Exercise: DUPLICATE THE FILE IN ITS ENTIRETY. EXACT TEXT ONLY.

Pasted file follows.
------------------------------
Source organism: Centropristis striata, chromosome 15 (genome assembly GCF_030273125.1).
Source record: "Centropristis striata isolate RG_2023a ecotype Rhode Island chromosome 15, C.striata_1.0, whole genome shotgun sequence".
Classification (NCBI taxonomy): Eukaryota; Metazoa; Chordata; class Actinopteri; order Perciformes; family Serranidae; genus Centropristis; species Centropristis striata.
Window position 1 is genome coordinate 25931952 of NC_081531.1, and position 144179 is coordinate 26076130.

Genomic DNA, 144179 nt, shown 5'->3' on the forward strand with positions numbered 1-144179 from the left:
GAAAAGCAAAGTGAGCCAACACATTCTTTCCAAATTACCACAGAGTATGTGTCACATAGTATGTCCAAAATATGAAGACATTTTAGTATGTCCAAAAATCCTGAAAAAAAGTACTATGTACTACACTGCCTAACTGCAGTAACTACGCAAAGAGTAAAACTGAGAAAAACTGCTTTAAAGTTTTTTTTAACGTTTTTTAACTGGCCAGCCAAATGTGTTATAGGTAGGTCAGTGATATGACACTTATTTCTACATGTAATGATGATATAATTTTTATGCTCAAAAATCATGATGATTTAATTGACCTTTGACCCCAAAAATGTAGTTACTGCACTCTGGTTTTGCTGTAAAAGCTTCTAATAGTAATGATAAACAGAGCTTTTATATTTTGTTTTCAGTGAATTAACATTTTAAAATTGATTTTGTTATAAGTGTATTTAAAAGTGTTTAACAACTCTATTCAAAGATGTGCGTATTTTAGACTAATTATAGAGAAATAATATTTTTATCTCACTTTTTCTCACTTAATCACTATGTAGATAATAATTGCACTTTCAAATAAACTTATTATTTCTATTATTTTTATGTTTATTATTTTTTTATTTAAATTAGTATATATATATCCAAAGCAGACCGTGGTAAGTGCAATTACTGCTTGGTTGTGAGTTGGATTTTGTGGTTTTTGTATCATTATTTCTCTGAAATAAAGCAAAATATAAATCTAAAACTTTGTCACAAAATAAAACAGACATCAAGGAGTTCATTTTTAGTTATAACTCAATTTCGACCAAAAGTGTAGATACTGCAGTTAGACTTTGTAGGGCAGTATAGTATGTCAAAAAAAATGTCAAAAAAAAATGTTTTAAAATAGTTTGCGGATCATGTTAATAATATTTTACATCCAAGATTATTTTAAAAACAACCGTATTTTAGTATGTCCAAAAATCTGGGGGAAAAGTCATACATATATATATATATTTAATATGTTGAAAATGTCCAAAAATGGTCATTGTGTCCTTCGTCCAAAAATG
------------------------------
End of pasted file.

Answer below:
Source organism: Centropristis striata, chromosome 15 (genome assembly GCF_030273125.1).
Source record: "Centropristis striata isolate RG_2023a ecotype Rhode Island chromosome 15, C.striata_1.0, whole genome shotgun sequence".
Classification (NCBI taxonomy): Eukaryota; Metazoa; Chordata; class Actinopteri; order Perciformes; family Serranidae; genus Centropristis; species Centropristis striata.
Window position 1 is genome coordinate 25931952 of NC_081531.1, and position 144179 is coordinate 26076130.

Genomic DNA, 144179 nt, shown 5'->3' on the forward strand with positions numbered 1-144179 from the left:
GAAAAGCAAAGTGAGCCAACACATTCTTTCCAAATTACCACAGAGTATGTGTCACATAGTATGTCCAAAATATGAAGACATTTTAGTATGTCCAAAAATCCTGAAAAAAAGTACTATGTACTACACTGCCTAACTGCAGTAACTACGCAAAGAGTAAAACTGAGAAAAACTGCTTTAAAGTTTTTTTTAACGTTTTTTAACTGGCCAGCCAAATGTGTTATAGGTAGGTCAGTGATATGACACTTATTTCTACATGTAATGATGATATAATTTTTATGCTCAAAAATCATGATGATTTAATTGACCTTTGACCCCAAAAATGTAGTTACTGCACTCTGGTTTTGCTGTAAAAGCTTCTAATAGTAATGATAAACAGAGCTTTTATATTTTGTTTTCAGTGAATTAACATTTTAAAATTGATTTTGTTATAAGTGTATTTAAAAGTGTTTAACAACTCTATTCAAAGATGTGCGTATTTTAGACTAATTATAGAGAAATAATATTTTTATCTCACTTTTTCTCACTTAATCACTATGTAGATAATAATTGCACTTTCAAATAAACTTATTATTTCTATTATTTTTATGTTTATTATTTTTTTATTTAAATTAGTATATATATATCCAAAGCAGACCGTGGTAAGTGCAATTACTGCTTGGTTGTGAGTTGGATTTTGTGGTTTTTGTATCATTATTTCTCTGAAATAAAGCAAAATATAAATCTAAAACTTTGTCACAAAATAAAACAGACATCAAGGAGTTCATTTTTAGTTATAACTCAATTTCGACCAAAAGTGTAGATACTGCAGTTAGACTTTGTAGGGCAGTATAGTATGTCAAAAAAAATGTCAAAAAAAAATGTTTTAAAATAGTTTGCGGATCATGTTAATAATATTTTACATCCAAGATTATTTTAAAAACAACCGTATTTTAGTATGTCCAAAAATCTGGGGGAAAAGTCATACATATATATATATATTTAATATGTTGAAAATGTCCAAAAATGGTCATTGTGTCCTTCGTCCAAAAATG